by Rev. David A. Moffat
Reading the prophecy of Zechariah, I am struck first by its many connections to other parts of scripture. If you are familiar with the book of Revelation, you will notice similarities with some of the visions recorded by John on Patmos, such as
- The horsemen (Zechariah 1:8-11), and chariots (6:1-8)
- Horns (1:18)
- The man with a measuring line (2:1, see Revelation 21:17), and,
- The woman in a basket (5:5-11), who is identified with Babylon in the land of Shinar, as is the woman on the beast in Revelation chapter 17.
Then there are the parallels with the gospel story which are especially well known. The author of Matthew’s Gospel is fond of quoting from the Old Testament in his desire to tell us who Jesus is and the significance of his life. It is particular reference to the last week of Jesus’ life that we find:
“Rejoice greatly, O daughter of Zion!
Shout, O daughter of Jerusalem!
Behold, your King is coming to you;
He is just and having salvation,
Lowly and riding on a donkey,
A colt, the foal of a donkey.” (9:9 quoted in Matthew 21:5, for Palm Sunday)
“Then I said to them, ‘If it is agreeable to you, give me my wages; and if not, refrain.’ So they weighed out for my wages thirty pieces of silver. And the Lord said to me, “Throw it to the potter”—that princely price they set on me. So I took the thirty pieces of silver and threw them into the house of the Lord for the potter.” (11:12,13 is reminiscent of the money paid for the betrayal by Judas and its subsequently used to buy the potter’s field, Matthew 26:15, and 27: 6-9, although note the connection also to Jeremiah 32:6-9)
“‘Awake, O sword, against My Shepherd,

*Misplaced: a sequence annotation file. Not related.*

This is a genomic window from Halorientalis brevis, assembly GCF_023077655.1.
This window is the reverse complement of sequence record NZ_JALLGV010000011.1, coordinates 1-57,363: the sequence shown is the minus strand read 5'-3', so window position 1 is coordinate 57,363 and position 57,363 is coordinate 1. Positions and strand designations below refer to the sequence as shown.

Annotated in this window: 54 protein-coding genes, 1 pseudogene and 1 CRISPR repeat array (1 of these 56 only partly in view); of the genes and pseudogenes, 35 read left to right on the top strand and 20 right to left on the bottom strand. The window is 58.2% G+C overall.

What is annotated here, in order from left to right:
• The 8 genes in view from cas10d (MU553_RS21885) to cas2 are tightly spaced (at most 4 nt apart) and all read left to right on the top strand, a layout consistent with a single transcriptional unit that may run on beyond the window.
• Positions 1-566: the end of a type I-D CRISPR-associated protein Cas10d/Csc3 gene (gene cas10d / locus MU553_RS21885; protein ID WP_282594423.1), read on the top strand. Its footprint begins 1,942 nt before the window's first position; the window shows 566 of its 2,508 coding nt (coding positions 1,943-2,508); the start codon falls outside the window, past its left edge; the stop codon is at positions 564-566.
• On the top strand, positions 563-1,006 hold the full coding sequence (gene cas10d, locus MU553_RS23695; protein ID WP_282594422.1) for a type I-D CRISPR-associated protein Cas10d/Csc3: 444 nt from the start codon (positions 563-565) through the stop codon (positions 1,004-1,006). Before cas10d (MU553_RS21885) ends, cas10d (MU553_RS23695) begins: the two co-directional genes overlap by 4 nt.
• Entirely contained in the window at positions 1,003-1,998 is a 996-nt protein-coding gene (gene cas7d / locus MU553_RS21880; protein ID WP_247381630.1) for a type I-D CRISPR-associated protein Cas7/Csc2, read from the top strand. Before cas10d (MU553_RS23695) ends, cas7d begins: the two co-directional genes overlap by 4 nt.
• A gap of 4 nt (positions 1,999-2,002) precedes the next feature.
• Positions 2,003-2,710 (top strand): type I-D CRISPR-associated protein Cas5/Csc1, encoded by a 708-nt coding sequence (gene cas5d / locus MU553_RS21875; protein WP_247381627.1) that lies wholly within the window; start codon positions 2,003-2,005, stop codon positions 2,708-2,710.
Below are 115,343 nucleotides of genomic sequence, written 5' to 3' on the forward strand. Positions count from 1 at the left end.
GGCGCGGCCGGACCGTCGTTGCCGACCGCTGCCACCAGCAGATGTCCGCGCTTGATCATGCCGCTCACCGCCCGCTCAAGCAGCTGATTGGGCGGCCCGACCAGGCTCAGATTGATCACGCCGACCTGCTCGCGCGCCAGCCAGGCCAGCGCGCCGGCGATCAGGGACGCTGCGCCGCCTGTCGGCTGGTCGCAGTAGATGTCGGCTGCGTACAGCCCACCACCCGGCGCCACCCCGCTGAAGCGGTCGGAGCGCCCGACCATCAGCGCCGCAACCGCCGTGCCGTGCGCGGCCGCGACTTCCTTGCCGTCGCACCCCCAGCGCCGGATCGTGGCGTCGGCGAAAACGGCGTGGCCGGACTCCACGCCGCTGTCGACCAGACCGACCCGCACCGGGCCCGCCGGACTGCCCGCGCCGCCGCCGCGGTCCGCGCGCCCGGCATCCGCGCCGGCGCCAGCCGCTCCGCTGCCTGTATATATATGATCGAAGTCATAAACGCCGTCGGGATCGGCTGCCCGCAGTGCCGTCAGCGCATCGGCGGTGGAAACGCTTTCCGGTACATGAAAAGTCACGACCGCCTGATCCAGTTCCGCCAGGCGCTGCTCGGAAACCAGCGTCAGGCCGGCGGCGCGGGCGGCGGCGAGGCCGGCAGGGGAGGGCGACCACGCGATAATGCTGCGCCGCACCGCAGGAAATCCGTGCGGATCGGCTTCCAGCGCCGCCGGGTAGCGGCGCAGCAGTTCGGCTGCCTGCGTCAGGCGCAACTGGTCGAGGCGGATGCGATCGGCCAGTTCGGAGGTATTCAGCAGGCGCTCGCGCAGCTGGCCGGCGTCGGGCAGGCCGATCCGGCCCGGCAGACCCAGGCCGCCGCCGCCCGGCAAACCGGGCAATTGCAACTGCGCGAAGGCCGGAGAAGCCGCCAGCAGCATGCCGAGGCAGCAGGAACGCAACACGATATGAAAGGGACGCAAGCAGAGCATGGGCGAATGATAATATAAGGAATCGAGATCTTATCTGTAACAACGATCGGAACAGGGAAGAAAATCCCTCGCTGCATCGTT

Against the Man who is My Companion,’
Says the Lord of hosts.
‘Strike the Shepherd,
And the sheep will be scattered;
Then I will turn My hand against the little ones.’” (13:7 quoted in Matthew 26:31, at Jesus’ arrest)
“And I will pour on the house of David and on the inhabitants of Jerusalem the Spirit of grace and supplication; then they will look on Me whom they pierced. Yes, they will mourn for Him as one mourns for his only son, and grieve for Him as one grieves for a firstborn.” (12:10 – quoted in John 19:37 this time, regarding the crucifixion)
There are other connections with books of the Old Testament too, and these are particularly useful for setting Zechariah in its historical context, for example, the names of a number of individuals. We find Darius (1:1), the ruler of Babylon, who plays a significant and dramatic role in the prophecy of Daniel, as well as other references in Haggai, Ezra, and Nehemiah. Joshua the high priest plays a significant part in Haggai’s prophecy alongside Zerubbabel (a governor of Judah, who also appears in Ezra and Nehemiah). From all this, we learn that Zechariah was active well after the time of the kings of Israel and Judah, during a time when the people of Judah are returning to their homeland after seventy years of exile in Babylon. Darius was the Babylonian ruler under whom this repatriation took place, and he allowed the people to rebuild the city of Jerusalem and the temple. This is recorded in the book of Nehemiah especially, but it forms a central theme through Zechariah also, and it is especially important in Haggai.
Notice also the themes and images that run through the book in common with other prophets. Chapter 7 includes the idea that obedience is better than fasting, and throws light on the need for justice and compassion (see Isaiah 58). The corrupt shepherds of chapter 11 compare with the longer passage in Ezekiel chapter 34. And the day of the Lord is an image found throughout the prophets (chapter 14): see especially Malachi 4:5, where it forms an integral part of the very last chapter of the Old Testament, connecting everything that has happened before it with the gospels to come).
But if I were to choose one message which stands out above all others, it would be the prophet’s recollection of the punishment for past sins – that is how the consequences of evil are described here, as they often are in the Bible – but then this is followed by the promise of restoration. Judgment features prominently, and even the evil play their part as instruments of the Lord’s justice, although they frequently overstep the mark and suffer consequences of their own (1:15). But the purpose of judgment is that good and evil may be distinguished, in order that evil may be separated and good saved. It is a hopeful picture: each of us frequently faces the consequences of past evils and poorly thought through actions, but at every step the hope is held out to us of turning a corner, of righting wrongs, of starting afresh, of renewal. This short book reminds us of that hope.